Tuesday, May 28, 2024
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New HIV variant causes sharp rise, 47 per cent affected are teens

ANN/ Philippine Daily Inquirer – The country has witnessed a near doubling of human immunodeficiency virus (HIV) cases this year, with almost half of the cases involving teenagers, potentially linked to a newly identified strain of the virus, as reported by Health Secretary Teodoro Herbosa.

Herbosa, referencing the most recent data, revealed on Tuesday that daily HIV infections have surged to approximately 50 new cases, a stark increase from last year’s daily average of 22. Notably, individuals aged 15 to 24 are the hardest hit, constituting 47 percent of the affected population, according to Herbosa.

“There’s a new subvariant that’s quite more infectious and this is the reason we’re finding this increase in cases,” he told reporters, citing infectious diseases specialist Dr Edsel Salvana.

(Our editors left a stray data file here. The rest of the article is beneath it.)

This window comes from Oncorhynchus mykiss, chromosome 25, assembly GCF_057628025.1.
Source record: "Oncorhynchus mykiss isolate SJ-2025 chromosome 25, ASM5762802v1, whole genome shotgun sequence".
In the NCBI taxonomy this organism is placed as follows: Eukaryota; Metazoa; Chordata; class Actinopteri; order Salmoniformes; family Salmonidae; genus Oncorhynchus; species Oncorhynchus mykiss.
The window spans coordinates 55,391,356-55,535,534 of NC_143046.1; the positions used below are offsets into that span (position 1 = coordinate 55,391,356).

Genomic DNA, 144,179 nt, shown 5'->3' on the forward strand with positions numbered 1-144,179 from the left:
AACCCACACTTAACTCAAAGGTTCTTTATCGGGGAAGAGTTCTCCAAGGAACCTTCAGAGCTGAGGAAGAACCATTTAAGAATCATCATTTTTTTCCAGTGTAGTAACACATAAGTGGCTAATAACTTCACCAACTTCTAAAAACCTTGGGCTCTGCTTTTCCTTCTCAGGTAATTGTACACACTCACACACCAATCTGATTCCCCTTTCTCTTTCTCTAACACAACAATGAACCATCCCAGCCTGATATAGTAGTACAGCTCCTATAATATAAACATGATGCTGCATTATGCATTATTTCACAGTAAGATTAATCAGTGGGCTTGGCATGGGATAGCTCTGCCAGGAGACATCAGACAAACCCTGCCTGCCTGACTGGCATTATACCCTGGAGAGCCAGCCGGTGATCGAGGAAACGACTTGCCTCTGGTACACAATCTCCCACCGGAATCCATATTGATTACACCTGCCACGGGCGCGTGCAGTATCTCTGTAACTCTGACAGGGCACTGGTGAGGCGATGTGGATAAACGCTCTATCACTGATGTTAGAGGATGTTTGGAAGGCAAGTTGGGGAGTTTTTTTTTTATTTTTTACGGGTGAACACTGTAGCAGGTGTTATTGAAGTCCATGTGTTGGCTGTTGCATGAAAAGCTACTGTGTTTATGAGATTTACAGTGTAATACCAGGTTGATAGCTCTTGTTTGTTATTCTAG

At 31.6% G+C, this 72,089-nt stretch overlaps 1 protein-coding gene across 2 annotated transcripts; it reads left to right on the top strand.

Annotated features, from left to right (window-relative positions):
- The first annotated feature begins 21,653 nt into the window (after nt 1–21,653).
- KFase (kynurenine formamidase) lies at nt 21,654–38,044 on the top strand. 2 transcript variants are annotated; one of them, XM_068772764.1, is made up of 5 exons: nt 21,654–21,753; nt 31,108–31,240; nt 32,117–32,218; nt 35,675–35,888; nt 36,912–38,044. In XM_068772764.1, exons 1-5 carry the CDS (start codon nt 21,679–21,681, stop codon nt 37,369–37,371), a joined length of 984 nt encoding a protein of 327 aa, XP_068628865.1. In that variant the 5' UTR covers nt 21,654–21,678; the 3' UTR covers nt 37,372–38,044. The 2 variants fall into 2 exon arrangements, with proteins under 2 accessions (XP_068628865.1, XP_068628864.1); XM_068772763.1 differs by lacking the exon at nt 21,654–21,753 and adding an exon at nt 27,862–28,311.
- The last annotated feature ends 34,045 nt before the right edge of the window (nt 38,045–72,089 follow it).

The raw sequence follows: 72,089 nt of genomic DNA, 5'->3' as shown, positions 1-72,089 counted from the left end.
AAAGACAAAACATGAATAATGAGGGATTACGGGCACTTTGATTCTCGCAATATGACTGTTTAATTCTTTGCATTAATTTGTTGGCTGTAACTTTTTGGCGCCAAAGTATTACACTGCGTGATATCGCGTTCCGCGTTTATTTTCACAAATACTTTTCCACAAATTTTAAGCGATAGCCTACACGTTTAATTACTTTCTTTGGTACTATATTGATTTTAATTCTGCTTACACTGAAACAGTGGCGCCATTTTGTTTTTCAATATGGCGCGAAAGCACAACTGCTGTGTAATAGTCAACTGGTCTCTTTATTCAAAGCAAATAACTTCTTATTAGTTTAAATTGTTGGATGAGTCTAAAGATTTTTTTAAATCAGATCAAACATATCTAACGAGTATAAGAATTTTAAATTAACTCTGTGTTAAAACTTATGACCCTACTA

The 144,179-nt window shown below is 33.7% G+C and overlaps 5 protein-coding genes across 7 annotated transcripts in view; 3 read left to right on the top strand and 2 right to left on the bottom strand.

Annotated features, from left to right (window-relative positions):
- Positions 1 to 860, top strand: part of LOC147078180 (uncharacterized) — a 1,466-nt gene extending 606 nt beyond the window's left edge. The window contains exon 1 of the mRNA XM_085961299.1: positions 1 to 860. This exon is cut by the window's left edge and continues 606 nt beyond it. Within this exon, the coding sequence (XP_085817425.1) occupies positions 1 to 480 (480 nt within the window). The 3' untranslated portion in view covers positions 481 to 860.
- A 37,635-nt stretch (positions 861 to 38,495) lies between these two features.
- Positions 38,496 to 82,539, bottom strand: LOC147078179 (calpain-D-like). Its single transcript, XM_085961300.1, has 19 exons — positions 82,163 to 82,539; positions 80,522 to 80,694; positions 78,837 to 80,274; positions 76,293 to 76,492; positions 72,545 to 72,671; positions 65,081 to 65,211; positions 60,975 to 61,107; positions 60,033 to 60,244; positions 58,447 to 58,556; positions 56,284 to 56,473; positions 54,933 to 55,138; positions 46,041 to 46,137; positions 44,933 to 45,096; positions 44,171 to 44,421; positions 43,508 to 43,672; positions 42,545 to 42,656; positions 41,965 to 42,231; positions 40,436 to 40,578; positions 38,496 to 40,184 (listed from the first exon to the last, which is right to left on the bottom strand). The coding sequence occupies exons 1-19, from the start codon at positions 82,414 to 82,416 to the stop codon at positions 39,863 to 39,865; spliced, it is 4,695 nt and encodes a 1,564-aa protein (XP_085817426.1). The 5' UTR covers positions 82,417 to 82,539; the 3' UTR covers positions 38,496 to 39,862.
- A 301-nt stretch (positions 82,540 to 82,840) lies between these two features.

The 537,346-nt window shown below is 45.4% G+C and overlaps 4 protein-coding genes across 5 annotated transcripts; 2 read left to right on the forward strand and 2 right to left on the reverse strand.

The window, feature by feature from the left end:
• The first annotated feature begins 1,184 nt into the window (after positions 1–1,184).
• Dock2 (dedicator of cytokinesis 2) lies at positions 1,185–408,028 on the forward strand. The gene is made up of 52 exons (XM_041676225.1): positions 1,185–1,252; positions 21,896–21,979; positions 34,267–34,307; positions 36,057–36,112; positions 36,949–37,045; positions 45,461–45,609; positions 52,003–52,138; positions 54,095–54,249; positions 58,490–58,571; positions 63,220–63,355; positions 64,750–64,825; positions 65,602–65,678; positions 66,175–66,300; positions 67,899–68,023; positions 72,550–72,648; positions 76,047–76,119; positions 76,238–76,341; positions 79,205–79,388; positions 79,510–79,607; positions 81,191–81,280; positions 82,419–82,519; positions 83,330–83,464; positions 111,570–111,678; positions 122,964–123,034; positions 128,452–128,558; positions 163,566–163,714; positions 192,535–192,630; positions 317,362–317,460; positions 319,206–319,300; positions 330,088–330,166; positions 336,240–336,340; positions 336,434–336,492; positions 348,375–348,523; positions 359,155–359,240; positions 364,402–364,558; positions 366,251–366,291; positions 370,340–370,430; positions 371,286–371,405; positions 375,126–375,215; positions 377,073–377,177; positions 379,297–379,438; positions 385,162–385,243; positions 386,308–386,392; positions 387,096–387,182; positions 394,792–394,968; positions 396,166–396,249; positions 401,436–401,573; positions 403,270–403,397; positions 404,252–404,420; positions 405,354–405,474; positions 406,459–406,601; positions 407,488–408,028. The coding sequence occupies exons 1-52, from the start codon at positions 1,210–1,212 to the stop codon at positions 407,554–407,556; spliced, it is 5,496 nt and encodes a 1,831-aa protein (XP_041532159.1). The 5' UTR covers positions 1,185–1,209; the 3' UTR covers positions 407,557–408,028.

“It’s been happening even before. We’re just detecting it (now) because we’re concentrated so much on COVID,” he said.

In 2022, a group of researchers led by Chris Wymant found that a new HIV variant called subtype B could cause a more severe infection and individuals hit by this strain may have “an average viral load about four times higher than usual”, according to the Joint United Nations Programme on HIV/AIDS (UNAIDS).

Herbosa said on Monday that he had a meeting with Vice President Sara Duterte, who also heads the Department of Education, and that one of the topics they discussed was the rapidly growing number of HIV cases, specifically on the “interventions” to take regarding health literacy.

“We forged a stronger collaboration (and) convergence between… on the efforts we will put for adolescent health,” he said.

He added other health issues they tackled were teenage pregnancy, substance abuse, mental health, and nutrition.

The Philippines has one of the fastest-growing HIV epidemics in the world, dating back to 1984, UNAIDS said.

In 2017, the Department of Health declared the epidemic a national emergency because of the rapid rise of HIV cases. – Kathleen de Villa